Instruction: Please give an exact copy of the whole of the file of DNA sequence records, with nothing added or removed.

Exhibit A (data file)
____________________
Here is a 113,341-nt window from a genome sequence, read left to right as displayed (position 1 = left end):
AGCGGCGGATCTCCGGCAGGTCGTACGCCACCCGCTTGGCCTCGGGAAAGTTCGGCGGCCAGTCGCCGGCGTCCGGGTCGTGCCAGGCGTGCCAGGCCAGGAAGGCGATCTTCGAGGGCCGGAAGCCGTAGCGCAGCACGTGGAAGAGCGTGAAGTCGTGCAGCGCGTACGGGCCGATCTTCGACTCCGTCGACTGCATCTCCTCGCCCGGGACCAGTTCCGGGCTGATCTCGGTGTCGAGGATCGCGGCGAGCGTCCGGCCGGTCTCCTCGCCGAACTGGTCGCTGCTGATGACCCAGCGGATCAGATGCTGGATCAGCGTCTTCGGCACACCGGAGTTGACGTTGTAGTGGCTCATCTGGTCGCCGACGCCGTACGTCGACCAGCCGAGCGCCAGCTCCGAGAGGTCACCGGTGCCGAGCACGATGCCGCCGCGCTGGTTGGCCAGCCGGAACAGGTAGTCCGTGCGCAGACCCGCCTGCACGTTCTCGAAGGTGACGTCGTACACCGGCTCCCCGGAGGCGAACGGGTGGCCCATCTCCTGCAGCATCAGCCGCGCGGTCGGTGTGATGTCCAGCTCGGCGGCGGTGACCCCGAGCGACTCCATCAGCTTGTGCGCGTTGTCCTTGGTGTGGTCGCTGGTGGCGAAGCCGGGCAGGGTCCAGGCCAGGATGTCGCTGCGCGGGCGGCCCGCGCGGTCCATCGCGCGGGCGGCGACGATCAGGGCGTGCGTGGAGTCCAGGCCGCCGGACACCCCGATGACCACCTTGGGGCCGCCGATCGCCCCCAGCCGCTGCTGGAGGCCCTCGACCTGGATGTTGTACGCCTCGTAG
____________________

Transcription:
Here is a 113,341-nt window from a genome sequence, read left to right as displayed (position 1 = left end):
AGCGGCGGATCTCCGGCAGGTCGTACGCCACCCGCTTGGCCTCGGGAAAGTTCGGCGGCCAGTCGCCGGCGTCCGGGTCGTGCCAGGCGTGCCAGGCCAGGAAGGCGATCTTCGAGGGCCGGAAGCCGTAGCGCAGCACGTGGAAGAGCGTGAAGTCGTGCAGCGCGTACGGGCCGATCTTCGACTCCGTCGACTGCATCTCCTCGCCCGGGACCAGTTCCGGGCTGATCTCGGTGTCGAGGATCGCGGCGAGCGTCCGGCCGGTCTCCTCGCCGAACTGGTCGCTGCTGATGACCCAGCGGATCAGATGCTGGATCAGCGTCTTCGGCACACCGGAGTTGACGTTGTAGTGGCTCATCTGGTCGCCGACGCCGTACGTCGACCAGCCGAGCGCCAGCTCCGAGAGGTCACCGGTGCCGAGCACGATGCCGCCGCGCTGGTTGGCCAGCCGGAACAGGTAGTCCGTGCGCAGACCCGCCTGCACGTTCTCGAAGGTGACGTCGTACACCGGCTCCCCGGAGGCGAACGGGTGGCCCATCTCCTGCAGCATCAGCCGCGCGGTCGGTGTGATGTCCAGCTCGGCGGCGGTGACCCCGAGCGACTCCATCAGCTTGTGCGCGTTGTCCTTGGTGTGGTCGCTGGTGGCGAAGCCGGGCAGGGTCCAGGCCAGGATGTCGCTGCGCGGGCGGCCCGCGCGGTCCATCGCGCGGGCGGCGACGATCAGGGCGTGCGTGGAGTCCAGGCCGCCGGACACCCCGATGACCACCTTGGGGCCGCCGATCGCCCCCAGCCGCTGCTGGAGGCCCTCGACCTGGATGTTGTACGCCTCGTAG